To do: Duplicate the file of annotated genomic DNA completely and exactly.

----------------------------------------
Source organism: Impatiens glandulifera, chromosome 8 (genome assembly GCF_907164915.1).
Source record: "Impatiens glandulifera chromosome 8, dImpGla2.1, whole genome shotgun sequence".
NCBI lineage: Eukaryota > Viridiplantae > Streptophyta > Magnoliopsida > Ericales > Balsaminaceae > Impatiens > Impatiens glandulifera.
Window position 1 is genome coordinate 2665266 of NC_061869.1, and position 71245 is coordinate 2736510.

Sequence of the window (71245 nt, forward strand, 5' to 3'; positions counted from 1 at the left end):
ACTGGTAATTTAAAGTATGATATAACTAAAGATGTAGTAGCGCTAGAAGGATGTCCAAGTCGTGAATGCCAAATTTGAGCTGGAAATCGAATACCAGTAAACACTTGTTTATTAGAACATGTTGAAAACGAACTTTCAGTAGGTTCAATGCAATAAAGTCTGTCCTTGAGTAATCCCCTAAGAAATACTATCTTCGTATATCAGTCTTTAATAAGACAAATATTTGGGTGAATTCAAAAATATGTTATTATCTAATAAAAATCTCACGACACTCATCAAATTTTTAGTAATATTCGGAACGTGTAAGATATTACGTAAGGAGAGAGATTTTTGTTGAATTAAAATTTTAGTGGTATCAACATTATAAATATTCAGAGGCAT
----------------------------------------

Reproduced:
Source organism: Impatiens glandulifera, chromosome 8 (genome assembly GCF_907164915.1).
Source record: "Impatiens glandulifera chromosome 8, dImpGla2.1, whole genome shotgun sequence".
NCBI lineage: Eukaryota > Viridiplantae > Streptophyta > Magnoliopsida > Ericales > Balsaminaceae > Impatiens > Impatiens glandulifera.
Window position 1 is genome coordinate 2665266 of NC_061869.1, and position 71245 is coordinate 2736510.

Sequence of the window (71245 nt, forward strand, 5' to 3'; positions counted from 1 at the left end):
ACTGGTAATTTAAAGTATGATATAACTAAAGATGTAGTAGCGCTAGAAGGATGTCCAAGTCGTGAATGCCAAATTTGAGCTGGAAATCGAATACCAGTAAACACTTGTTTATTAGAACATGTTGAAAACGAACTTTCAGTAGGTTCAATGCAATAAAGTCTGTCCTTGAGTAATCCCCTAAGAAATACTATCTTCGTATATCAGTCTTTAATAAGACAAATATTTGGGTGAATTCAAAAATATGTTATTATCTAATAAAAATCTCACGACACTCATCAAATTTTTAGTAATATTCGGAACGTGTAAGATATTACGTAAGGAGAGAGATTTTTGTTGAATTAAAATTTTAGTGGTATCAACATTATAAATATTCAGAGGCAT